Martin came out of the tangled undergrowth, too, crashing behind the bird, his face a bright red with a sheen of moisture. Then he pitched forward, tripping on something buried under the brush. The hand without the cane went up in the air like he was waving, and the top of his body bent from the waist. What would it be like, I wondered, to fall without seeing the ground come up at you, seeing nothing but the dark, blurry fog that you lived with every day?
I stood rooted to the spot where I held Hannah’s hand.
But then his body righted itself and Claire went running toward him, into the woods, her flip flops trampling whatever ivy wound its way around the trees. She touched his free arm, the one without the cane, and he wrapped his fingers just above her wrist, holding her motionless, listening. He called quietly, “Get the sheet and the box.” He released her arm then, and as he walked toward where the crow had cornered itself, he made a small crooning sound.
“Come on,” he said to me, hearing me move toward him from across the yard. “Just drop the sheet right over it.” He lowered himself to his knees.
I did what he said, and then he was just a neighbor again, moving on his haunches to feel at the cotton, trying to locate the crow underneath. I knelt, too, and began scooping at the material myself, until together, we both found the bird’s body and secured it in the cloth.
He handed the bundle to me. I held the crow to my chest. Its head poked out of the sheet. The kids relinquished their silence and Claire laughed her fluttery, run-up-the-scales laugh. “You got him!” Hannah said.
The crow’s sleek face and beak rested against my shirt. Quentin wanted to touch, but Martin and I shook our heads. Pete stepped forward with the box so I could place the bird inside.
“And you’re taking it where, again?” Martin asked.
“Some place called Wild Side,” I said. He nodded his head. His face was less red in color. “Thanks,” I said. “We really appreciate it.”
“Remember that I have a vested interest,” he said. He turned his head from side to side, as if surveying the area. “Your yard is safe,” he said. Overhead, the crows made noise, but it wasn’t loud or threatening anymore. “Maybe I’ll bring Hannah over to swing later on, but right now, we need lemonade, right, Hannah Banana?” He smiled as he reached for Hannah’s hand and took a step toward his yard. He stopped and turned back, looking uncertain. Finally, he reaching his arm out in the direction of my kids, and I realized that his hand was extended to Brandon. “Martin,” he said. “Nice to meet you.”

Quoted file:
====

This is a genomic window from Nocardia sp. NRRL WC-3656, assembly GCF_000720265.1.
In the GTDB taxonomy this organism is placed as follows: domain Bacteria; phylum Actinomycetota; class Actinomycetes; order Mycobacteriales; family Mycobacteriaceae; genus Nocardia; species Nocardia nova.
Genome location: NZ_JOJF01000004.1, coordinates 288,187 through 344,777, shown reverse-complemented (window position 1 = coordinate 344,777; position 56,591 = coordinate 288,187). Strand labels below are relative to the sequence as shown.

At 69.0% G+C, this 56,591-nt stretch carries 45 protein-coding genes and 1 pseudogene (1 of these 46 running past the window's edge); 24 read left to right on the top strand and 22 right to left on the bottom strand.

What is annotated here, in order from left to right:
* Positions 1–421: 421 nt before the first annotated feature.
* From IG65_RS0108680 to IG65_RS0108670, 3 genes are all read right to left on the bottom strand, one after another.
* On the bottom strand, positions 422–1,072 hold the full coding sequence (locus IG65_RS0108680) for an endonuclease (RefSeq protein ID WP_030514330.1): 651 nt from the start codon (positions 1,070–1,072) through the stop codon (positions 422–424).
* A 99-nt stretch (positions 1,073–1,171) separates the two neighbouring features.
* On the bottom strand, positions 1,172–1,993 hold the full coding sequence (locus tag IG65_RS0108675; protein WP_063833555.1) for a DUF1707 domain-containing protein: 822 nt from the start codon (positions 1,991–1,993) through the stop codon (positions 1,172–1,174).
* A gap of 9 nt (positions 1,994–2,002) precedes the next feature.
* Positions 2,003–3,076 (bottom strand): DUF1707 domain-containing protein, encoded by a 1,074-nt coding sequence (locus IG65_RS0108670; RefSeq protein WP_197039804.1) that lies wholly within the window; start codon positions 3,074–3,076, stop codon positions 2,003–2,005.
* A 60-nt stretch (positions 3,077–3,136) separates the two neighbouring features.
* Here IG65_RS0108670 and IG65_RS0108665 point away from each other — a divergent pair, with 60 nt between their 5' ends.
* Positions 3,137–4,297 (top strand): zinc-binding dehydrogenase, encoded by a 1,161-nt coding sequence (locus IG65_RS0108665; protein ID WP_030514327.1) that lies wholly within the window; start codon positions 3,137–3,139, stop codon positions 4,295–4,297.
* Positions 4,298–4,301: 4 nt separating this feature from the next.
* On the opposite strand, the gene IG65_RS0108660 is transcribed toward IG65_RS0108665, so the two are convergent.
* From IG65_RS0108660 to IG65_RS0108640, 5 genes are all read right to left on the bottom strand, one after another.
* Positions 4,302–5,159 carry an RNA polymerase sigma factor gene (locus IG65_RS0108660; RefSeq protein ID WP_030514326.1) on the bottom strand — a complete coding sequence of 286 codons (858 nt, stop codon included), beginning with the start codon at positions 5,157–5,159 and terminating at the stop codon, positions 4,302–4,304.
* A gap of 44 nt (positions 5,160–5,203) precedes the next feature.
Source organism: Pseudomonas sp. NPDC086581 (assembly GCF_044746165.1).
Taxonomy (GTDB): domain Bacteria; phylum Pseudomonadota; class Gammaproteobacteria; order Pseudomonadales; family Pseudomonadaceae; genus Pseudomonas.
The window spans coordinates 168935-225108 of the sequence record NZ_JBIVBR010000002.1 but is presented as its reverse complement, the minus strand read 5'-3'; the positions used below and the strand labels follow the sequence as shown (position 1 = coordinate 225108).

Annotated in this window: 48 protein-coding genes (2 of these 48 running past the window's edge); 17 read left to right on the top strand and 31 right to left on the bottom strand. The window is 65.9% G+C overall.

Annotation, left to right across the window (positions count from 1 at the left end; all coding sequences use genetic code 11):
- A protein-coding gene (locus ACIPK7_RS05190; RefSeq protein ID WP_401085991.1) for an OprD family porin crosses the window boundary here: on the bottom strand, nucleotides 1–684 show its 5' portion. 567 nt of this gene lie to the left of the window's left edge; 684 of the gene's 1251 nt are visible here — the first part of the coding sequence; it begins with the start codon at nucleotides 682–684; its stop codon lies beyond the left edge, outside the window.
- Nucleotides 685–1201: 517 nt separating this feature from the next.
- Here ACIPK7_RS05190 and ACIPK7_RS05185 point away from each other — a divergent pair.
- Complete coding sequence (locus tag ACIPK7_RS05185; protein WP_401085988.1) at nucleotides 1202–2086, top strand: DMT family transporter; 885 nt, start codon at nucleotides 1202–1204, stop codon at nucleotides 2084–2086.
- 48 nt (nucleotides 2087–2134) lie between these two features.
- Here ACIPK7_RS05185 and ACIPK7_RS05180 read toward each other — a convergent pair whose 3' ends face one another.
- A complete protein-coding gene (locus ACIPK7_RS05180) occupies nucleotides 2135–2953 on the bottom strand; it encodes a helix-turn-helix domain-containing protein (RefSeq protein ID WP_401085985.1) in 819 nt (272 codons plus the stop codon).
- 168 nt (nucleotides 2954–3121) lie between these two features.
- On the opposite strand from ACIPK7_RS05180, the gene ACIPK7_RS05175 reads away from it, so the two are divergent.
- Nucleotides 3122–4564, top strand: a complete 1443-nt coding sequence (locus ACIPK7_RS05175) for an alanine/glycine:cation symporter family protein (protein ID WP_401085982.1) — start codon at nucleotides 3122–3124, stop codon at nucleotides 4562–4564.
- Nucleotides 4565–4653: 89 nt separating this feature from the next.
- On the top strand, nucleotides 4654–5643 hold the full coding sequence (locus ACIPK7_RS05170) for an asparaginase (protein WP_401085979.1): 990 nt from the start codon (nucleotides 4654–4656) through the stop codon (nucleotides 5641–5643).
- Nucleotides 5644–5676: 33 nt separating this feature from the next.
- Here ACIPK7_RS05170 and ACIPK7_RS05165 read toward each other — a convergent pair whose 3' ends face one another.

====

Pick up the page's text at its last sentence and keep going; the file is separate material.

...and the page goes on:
“Yes, sir.” Brandon said.
In front of the refrigerator, the boys poured Kool-Aid into plastic Tupperware cups. Claire put a hand on my shoulder. “Mom, we’re burning up. Can’t Brandon and I take the boys for ice cream? They can be our chaperones in the back seat. Just down to Quality Dairy.”
“I’m taking them with the crow to Wild Side.” I said. The boys created a clatter of ice as they twisted a tray over the ice bin. “But maybe we can meet you there afterward, you and Brandon.” Her face was flushed, like Martin’s, but she stood up straighter and smiled.
In less than an hour, my husband’s car would pull into the driveway from the road. We’d all be gone by then, the boys and I in an air-conditioned car to drop off the crow, Brandon and Claire in Brandon’s beat up Grand Am to take a spin before the four of us met for ice cream, double scoops, dessert before dinner. I imagined that once in the car, we would take the top off of the box, and the crow would poke its head out during the ride, watching the green leaves and the other black crows go by in the windows.
Claire smiled at me so brightly that it was almost hard for me to repeat the conditions. “Only an hour and a half,” I said. “We’ll meet you at Quality Dairy at the corner of Larch and Lake Lansing. If you get there first, go ahead and buy.” I handed her a folded ten so that she could buy her own ice cream, maybe even his.
In the passenger seat of Brandon’s truck, Claire grabbed the seat belt with her right hand and held it up in the air, the silver buckle catching the light as she nodded at it and then me before fastening the belt. Through the open window, she called out, “See, I’m wearing it.”
As Brandon pulled into traffic, a siren sounded in the distance. If I imagined the worst, I could hear wrenching metal and breaking glass. But if I listened for the balance between imagination and truth, all I heard was the buffered mewl of the siren and the swish of five o’clock traffic. The boys stood on the front lawn, chins lifted in anticipation of a breeze, before they ducked into the van. Above me, the crows had taken their places in different branches. We didn’t need to hurry. They would wait.
Dawn Newton received an M.A. in Writing from the Johns Hopkins University. Her short stories, poems, and essays have appeared in the Baltimore Review, Gargoyle, the South Carolina Review, So to Speak: a feminist journal of language and art, and other literary magazines. She is presently completing a memoir, Stage IV: Mother on Tarceva, and lives in East Lansing, Michigan, with her husband, three children, and gal pal Clover.